New $75M West Kelowna water treatment will only cost users $34 more annually on tax bill | iNFOnews | Thompson-Okanagan's News Source

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Kelowna News

New $75M West Kelowna water treatment will only cost users $34 more annually on tax bill

A treatment plant for water from the Rose Valley reservoir in West Kelowna will cost users a mere $34 extra per year.
Image Credit: SUBMITTED / City of West Kelowna

On the surface it may look like West Kelowna’s Rose Valley water treatment plant has skyrocketed in price while residents are being forced to foot a large part of the bill.

But by plunging in a little deeper into the numbers we find 8,500 property owners are being asked to chip in $34 a year more than what they’re paying now to get the state-of-the art plant they so badly need.

That need is demonstrated by the fact the people who will be getting water from the new plant faced 890 days of water quality advisories in a 918-day period from 2018 to June 2020, West Kelowna Mayor Gord Milsom told

That compares to only 13 days in the same time period for those on the much newer Powers Creek system. Most of those, Milsom said, were caused by construction projects where contractors damaged pipes.

So, while the rationale for the treatment plant is clear, the financing is not so simple.

Originally, the City applied for federal and provincial infrastructure grant based on a project estimated to cost about $55 million. It’s now projected to cost $75 million with users being asked to cover about one third of that cost.

Even so, the $55 million was just too high a proposal for a city of West Kelowna's size.

“The province said you have to cut back your ask,” Allen Fillion, the City’s general manager of engineering and public works, said.

The project was cut back to $49.4 million and the grants were approved with senior government paying $41 million with the City on the hook for $8.4 million. That was in 2017 and the price has gone up steadily since.

At first, in order to lower their ask, the City removed a proposal to interconnect the new plant with the Pritchard, West Kelowna and Sunnyside water systems. Those have now been added back into the project at a cost of $7 million.

The City also hoped to put the plant on land owned by the province but that fell through. Not only did the land purchase add almost $1 million to the project but it’s further away from the Rose Valley reservoir and needs a lot of blasting and levelling. That’s expected to cost another $7.5 million.

That would boost the cost to about $64.5 million.

But, there’s more.

The land is at a lower elevation than the provincial land would have been. That means water from the plant has to be pumped up to a new reservoir in order for customers to be fed by gravity.

City officials would not give a cost estimate for that since it has yet to go to tender.

Construction costs have also gone up since 2017 and contingency funds have been factored in.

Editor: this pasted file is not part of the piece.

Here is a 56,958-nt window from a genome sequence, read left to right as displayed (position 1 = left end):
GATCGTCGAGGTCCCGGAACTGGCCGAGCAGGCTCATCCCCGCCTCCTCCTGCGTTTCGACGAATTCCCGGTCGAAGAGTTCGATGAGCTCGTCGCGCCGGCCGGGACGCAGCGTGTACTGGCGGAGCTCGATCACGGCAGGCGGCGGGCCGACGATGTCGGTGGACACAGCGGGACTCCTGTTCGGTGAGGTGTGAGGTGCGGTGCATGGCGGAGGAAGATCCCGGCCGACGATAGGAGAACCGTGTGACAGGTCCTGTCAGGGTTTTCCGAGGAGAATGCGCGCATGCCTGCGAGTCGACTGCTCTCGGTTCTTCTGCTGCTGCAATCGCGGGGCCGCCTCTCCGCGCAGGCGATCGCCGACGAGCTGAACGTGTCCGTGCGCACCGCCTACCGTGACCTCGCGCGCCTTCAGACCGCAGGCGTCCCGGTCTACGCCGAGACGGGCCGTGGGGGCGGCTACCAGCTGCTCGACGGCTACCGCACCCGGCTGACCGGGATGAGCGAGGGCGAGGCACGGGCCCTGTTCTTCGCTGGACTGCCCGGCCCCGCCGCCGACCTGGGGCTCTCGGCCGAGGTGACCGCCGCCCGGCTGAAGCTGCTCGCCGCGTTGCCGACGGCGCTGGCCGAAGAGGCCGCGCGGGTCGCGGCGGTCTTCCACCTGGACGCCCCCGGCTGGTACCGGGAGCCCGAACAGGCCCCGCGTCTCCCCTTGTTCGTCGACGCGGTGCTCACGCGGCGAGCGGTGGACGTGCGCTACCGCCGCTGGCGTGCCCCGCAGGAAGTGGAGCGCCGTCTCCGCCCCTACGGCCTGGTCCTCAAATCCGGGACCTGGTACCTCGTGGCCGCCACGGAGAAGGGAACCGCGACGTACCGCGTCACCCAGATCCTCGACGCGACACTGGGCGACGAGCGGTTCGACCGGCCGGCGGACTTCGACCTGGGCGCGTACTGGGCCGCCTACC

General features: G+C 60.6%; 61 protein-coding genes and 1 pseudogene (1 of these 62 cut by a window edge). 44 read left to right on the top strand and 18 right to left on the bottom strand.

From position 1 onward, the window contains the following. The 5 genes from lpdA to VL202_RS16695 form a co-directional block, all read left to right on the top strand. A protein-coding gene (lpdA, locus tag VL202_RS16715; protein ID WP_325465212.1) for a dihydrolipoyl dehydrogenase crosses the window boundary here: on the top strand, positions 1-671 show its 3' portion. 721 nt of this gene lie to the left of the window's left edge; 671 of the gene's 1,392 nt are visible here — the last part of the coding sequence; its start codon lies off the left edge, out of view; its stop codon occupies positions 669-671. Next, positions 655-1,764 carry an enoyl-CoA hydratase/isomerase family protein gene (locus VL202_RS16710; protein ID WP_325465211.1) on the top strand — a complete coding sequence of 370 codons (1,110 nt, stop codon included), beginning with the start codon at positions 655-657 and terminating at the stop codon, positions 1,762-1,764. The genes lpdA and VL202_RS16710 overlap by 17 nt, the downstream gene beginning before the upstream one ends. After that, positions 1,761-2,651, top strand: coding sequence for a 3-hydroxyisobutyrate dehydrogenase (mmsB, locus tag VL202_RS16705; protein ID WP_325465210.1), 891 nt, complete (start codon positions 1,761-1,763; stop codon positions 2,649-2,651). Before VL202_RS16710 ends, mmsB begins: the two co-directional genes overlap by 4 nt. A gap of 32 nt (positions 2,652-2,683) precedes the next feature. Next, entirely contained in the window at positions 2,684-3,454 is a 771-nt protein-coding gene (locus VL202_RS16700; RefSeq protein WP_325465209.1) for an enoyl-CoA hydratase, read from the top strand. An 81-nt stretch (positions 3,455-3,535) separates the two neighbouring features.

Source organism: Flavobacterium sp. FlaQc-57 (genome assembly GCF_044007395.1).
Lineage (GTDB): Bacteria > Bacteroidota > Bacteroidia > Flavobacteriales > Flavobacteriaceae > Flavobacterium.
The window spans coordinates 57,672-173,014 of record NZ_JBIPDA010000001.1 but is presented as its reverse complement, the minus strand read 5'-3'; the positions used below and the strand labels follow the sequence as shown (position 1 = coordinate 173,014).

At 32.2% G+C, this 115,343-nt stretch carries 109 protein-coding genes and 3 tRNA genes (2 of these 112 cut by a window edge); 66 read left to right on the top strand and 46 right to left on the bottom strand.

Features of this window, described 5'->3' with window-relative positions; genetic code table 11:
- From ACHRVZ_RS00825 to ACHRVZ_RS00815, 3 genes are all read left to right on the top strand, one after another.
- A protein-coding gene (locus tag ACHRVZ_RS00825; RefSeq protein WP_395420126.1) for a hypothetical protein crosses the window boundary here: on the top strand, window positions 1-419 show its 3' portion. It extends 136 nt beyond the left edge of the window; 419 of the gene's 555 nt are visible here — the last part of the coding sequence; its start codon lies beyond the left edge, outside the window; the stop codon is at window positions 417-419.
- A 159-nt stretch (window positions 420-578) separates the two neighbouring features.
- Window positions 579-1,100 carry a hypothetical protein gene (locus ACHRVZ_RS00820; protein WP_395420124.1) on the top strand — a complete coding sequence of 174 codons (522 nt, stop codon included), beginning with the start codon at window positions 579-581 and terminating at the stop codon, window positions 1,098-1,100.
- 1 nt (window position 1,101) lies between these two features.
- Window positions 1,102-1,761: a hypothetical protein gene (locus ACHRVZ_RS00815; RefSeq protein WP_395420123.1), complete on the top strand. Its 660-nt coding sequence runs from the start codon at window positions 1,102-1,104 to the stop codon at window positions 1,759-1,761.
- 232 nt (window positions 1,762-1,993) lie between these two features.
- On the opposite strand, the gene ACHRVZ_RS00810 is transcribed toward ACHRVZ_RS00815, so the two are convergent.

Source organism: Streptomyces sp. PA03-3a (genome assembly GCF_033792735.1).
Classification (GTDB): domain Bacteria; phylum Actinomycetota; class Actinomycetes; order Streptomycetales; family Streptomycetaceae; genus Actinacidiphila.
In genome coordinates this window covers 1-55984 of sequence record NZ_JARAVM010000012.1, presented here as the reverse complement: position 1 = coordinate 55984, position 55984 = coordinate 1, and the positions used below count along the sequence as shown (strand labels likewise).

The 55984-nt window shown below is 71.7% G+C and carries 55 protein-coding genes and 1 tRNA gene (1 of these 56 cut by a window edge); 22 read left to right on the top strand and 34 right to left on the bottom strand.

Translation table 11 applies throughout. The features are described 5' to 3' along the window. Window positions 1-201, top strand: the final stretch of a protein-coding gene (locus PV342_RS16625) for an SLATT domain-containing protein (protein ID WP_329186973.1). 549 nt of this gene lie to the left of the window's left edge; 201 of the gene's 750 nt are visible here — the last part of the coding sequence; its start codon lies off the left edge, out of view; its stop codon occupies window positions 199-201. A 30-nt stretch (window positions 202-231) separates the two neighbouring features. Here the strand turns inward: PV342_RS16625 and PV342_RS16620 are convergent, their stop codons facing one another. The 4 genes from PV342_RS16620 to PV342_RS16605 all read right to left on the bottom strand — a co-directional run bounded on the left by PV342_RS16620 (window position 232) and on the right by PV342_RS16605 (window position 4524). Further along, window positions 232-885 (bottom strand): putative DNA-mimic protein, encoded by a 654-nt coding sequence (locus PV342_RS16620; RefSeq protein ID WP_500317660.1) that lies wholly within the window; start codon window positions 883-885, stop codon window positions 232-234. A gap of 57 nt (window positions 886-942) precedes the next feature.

So, where does that leave the 8,500 residential and business customers?

A few years ago those users had their water bills increased by $116 per year to start building a contingency fund to replace the plant. That fund, along with contributions from new construction, is expected to pay for the City’s $8.4 million share the original project grant.

The current proposal is to increase the $116 by $16 per year for the next two years so it hits $150 a year in 2022 when the plant starts operating. That’s the $34 increase that is necessary to pay the remaining $23.5 million needed to complete the project.

The City is in the middle of a 30-day Subject to Petition Against process to approve borrowing that money over 25 years. That will go ahead unless 50 per cent of the users representing 50 per cent of the property value send in petitions objecting.

While the initial $116 was just added to their annual tax bills, this process is needed in order to legally authorize the long term borrowing.

In reality, if it’s approved, it’s actually going to cost each property $150 year.

But, even that may drop after 2022 when the plant is expected to open.

The City is applying for more grants to connect to the other water systems. There is some hope the plant will cost less than expected, or there could be more development than expected, which would mean less money would need to be borrowed.

Then city council could lower the annual payment amount or reduce the number of years on the loan.

What is clear, however, is the project is going ahead. If this plan doesn’t work, the money could be borrowed over five years without user permission, which would cost them $600 a year.

The Subject to Petition Against process guarantees the cost will not go above  $23.5 million.

But what if the cost projections are wrong and costs go over that amount?

“We’re pretty confident,” Milsom said. “The design consultants and project managers are very experienced. The detailed design is done now. There shouldn’t be any surprises ahead of us.”

His CAO is even more confident.

“We’re not wrong,” Paul Gipps said. “We can do this.”

To contact a reporter for this story, email Rob Munro or call 250-808-0143 or email the editor. You can also submit photos, videos or news tips to the newsroom and be entered to win a monthly prize draw.

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